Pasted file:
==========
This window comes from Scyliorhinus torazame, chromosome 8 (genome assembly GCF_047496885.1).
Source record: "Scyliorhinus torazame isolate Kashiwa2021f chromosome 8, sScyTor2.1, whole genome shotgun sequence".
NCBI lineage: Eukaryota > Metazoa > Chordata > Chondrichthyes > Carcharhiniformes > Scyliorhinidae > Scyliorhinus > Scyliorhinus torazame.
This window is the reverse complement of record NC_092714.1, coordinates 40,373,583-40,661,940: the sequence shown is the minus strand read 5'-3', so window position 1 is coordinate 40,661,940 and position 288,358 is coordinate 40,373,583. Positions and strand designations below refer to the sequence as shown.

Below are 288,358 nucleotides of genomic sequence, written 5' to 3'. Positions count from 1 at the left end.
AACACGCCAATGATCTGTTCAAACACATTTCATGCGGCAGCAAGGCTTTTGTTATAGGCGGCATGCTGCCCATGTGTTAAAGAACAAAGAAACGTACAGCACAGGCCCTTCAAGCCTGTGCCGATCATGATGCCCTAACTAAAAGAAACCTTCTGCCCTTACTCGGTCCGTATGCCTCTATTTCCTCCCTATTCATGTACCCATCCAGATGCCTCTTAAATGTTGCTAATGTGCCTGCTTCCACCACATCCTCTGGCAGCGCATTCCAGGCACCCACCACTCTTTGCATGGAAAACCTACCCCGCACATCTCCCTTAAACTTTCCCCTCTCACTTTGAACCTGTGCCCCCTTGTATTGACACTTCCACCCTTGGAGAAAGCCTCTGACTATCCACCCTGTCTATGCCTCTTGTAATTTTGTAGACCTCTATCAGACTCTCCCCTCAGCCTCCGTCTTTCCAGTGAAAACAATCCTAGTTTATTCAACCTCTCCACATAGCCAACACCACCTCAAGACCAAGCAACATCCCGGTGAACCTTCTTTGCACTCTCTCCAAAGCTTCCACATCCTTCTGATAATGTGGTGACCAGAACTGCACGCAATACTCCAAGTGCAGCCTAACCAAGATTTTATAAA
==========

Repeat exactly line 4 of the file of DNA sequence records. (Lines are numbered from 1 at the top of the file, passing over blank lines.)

This window is the reverse complement of record NC_092714.1, coordinates 40,373,583-40,661,940: the sequence shown is the minus strand read 5'-3', so window position 1 is coordinate 40,661,940 and position 288,358 is coordinate 40,373,583. Positions and strand designations below refer to the sequence as shown.